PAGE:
influence U.S. policy are not the same people who have
relatives in Cuba,'' said Lisandro Perez, a sociology
professor at Florida International University.
Many Cuban Americans have family members on the island who
depend on the remittances because many goods can be bought
only with dollars. Some send only tangible goods such as
blankets and medicine because they fear hard cash will end
up in the hands of Cuban officials.
Others say they have heard the threats of remittance
restrictions before and dismiss such talk as election-year
pandering to Cuban-American voters. And some, like Rangel,
the security guard, say that if the government does
restrict remittances, Cuban Americans would still find ways
to get cash to their families.
''The wages are so low in Cuba,'' said Rangel, who left his
family eight years ago after being granted a U.S. visa.
``They need dollars to survive.''
Various estimates say remittances contribute between $400
million and $1 billion to the island's economy each year,
making it the largest source of revenue behind tourism.
Sending cash to Cuba is a cottage industry in South
Florida, sometimes legal, sometimes not.
Wire transfer services, such as Western Union and hosts of
smaller agencies, are authorized to send money to the
island. The legal option, however, is not always popular.
When Western Union began wiring money directly to Cuba in
1999, many people shied away because they had to fill out
an affidavit and pay a $29 flat fee. A year ago,
Miami-based UNO Money Transfer, which has 500 locations
nationwide, stopped sending money to Cuba because it was
averaging only about 10 orders per month.
FINDING A WAY
''My sense is that if they restrict it, [remittances] will
still go through anyway,'' said Oscar Garcia, UNO Money
Indeed, Cuban Americans say they sometimes circumvent the
rules by paying travelers a commission, sometimes as high
as 15 percent, to smuggle bundles of bills to the island.
Travelers to the island can take up to $300 per household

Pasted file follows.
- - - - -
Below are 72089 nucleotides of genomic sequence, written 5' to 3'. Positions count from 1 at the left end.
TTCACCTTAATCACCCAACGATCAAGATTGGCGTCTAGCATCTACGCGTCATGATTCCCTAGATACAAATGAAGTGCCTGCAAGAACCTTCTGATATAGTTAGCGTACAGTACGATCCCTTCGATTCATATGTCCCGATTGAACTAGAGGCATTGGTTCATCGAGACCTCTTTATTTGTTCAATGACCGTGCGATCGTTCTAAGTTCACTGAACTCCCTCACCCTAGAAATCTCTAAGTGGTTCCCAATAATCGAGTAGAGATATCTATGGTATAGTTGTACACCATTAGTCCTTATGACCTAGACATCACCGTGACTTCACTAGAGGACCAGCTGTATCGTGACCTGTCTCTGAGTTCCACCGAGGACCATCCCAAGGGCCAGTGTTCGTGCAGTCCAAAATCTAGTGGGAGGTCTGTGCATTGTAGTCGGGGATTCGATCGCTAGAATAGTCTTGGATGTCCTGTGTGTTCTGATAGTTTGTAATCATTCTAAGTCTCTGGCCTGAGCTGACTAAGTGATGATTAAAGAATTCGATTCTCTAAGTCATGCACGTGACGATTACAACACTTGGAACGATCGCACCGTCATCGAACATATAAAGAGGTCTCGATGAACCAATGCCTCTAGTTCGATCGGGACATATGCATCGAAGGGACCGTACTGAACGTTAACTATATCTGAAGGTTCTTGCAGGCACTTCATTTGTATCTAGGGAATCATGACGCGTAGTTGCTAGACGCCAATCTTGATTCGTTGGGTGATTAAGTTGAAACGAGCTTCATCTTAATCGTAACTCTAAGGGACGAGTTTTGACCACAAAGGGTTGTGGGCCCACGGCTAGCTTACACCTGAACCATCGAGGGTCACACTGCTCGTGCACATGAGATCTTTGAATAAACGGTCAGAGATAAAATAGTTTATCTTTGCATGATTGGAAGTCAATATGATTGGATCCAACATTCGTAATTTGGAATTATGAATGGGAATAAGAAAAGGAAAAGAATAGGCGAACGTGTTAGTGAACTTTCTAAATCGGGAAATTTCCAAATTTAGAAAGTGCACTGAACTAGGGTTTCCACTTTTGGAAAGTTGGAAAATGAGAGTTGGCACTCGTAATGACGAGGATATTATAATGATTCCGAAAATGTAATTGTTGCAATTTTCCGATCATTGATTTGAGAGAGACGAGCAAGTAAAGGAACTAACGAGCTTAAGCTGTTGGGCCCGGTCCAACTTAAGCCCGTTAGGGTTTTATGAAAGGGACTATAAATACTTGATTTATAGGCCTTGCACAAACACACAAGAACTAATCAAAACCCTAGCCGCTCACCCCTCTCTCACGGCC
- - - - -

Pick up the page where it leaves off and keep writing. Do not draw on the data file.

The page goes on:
for people who are related to them; it is illegal to carry
money on anyone else's behalf.
Hard-line anti-Castro activists, many who left the island
decades ago, have long derided remittances as contributing
to a brutal government. Cuban households with senior-level
Cuban government or Communist Party members are not
supposed to receive remittance money.
''The money goes to the dollar stores, and who are the
owners? The government,'' said Rodolfo Frómeta, the
director of the exile group Comandos F-4. ``The Cuban
government gets it all.''
The president of the Cuban American National Foundation,
Francisco ''Pepe'' Hernandez, called the remittance
proposal a ''diversionary tactic'' by the Bush
administration to avoid tackling tougher issues such as
revising the controversial policy for Cuban migrants
detained at sea.
Political nuances mean little to the Cuban Americans who
gather at the beginning of each month at the Western Union
in a crowded strip mall on Southwest Eight Street near
Southwest 82nd Avenue.
Pedro, who works at the front counter and asked that his
last name not be used, sees the same faces every few
He knows the stories about the customers' families, and how
poorly they are faring in Cuba.
He sympathizes because he has more than 20 family members
in Cuba, including his three children. Pedro obtained a
U.S. visa four years ago and wires money to his family
through Western Union.
''I get a certain satisfaction from helping Cubans send
money to their families,'' he said. ``The older Cubans,
they don't feel the pain we do.
``They don't have family to send money to.''
A few miles east, at El Almacen Español, Mario Delgado sat
with his wife last week and filled out paperwork to send
packages to his elderly sister in Cuba, where a salary of
200 pesos a month equals about $10.
Delgado sighed in exasperation when asked about the
possibility of restricted remittances. Across the Florida
Straits, in the countryside outside Matanzas, his
65-year-old sister lives in a shack made of slabs of
cardboard and tin.
She is the only family member left on the island, but she
has not been able to secure a visa to the United States.
So, she waits for the few dollars and packages her brother
sends every few months.
''Politics don't matter to me,'' Delgado said. ``My sister
only lives to eat.''
Herald staff writer Elaine de Valle contributed to this